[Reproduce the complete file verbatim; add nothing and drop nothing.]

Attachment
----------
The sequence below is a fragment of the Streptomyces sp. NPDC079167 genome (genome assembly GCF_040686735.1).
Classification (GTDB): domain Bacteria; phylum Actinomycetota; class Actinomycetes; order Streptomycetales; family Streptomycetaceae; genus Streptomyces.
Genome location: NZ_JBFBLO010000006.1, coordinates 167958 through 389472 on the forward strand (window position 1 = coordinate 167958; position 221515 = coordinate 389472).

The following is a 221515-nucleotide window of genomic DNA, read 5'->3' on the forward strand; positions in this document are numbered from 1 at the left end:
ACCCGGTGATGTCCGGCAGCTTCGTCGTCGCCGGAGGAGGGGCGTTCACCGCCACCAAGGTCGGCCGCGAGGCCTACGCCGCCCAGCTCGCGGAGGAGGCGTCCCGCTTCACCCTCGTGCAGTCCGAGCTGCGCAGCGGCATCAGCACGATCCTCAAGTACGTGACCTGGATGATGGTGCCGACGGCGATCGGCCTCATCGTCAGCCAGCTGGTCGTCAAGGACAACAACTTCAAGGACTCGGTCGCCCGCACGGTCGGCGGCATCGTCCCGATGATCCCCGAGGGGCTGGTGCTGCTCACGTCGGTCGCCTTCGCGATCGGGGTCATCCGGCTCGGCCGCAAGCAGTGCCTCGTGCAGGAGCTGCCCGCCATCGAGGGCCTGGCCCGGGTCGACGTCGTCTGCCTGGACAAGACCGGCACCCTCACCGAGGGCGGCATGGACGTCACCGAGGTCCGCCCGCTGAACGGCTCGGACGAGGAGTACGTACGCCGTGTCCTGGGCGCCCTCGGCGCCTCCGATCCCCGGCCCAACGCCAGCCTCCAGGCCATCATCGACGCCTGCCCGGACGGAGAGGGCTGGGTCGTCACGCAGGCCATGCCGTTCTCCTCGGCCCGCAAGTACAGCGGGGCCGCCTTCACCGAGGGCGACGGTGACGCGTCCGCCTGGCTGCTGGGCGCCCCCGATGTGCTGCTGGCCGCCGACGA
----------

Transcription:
The sequence below is a fragment of the Streptomyces sp. NPDC079167 genome (genome assembly GCF_040686735.1).
Classification (GTDB): domain Bacteria; phylum Actinomycetota; class Actinomycetes; order Streptomycetales; family Streptomycetaceae; genus Streptomyces.
Genome location: NZ_JBFBLO010000006.1, coordinates 167958 through 389472 on the forward strand (window position 1 = coordinate 167958; position 221515 = coordinate 389472).

The following is a 221515-nucleotide window of genomic DNA, read 5'->3' on the forward strand; positions in this document are numbered from 1 at the left end:
ACCCGGTGATGTCCGGCAGCTTCGTCGTCGCCGGAGGAGGGGCGTTCACCGCCACCAAGGTCGGCCGCGAGGCCTACGCCGCCCAGCTCGCGGAGGAGGCGTCCCGCTTCACCCTCGTGCAGTCCGAGCTGCGCAGCGGCATCAGCACGATCCTCAAGTACGTGACCTGGATGATGGTGCCGACGGCGATCGGCCTCATCGTCAGCCAGCTGGTCGTCAAGGACAACAACTTCAAGGACTCGGTCGCCCGCACGGTCGGCGGCATCGTCCCGATGATCCCCGAGGGGCTGGTGCTGCTCACGTCGGTCGCCTTCGCGATCGGGGTCATCCGGCTCGGCCGCAAGCAGTGCCTCGTGCAGGAGCTGCCCGCCATCGAGGGCCTGGCCCGGGTCGACGTCGTCTGCCTGGACAAGACCGGCACCCTCACCGAGGGCGGCATGGACGTCACCGAGGTCCGCCCGCTGAACGGCTCGGACGAGGAGTACGTACGCCGTGTCCTGGGCGCCCTCGGCGCCTCCGATCCCCGGCCCAACGCCAGCCTCCAGGCCATCATCGACGCCTGCCCGGACGGAGAGGGCTGGGTCGTCACGCAGGCCATGCCGTTCTCCTCGGCCCGCAAGTACAGCGGGGCCGCCTTCACCGAGGGCGACGGTGACGCGTCCGCCTGGCTGCTGGGCGCCCCCGATGTGCTGCTGGCCGCCGACGA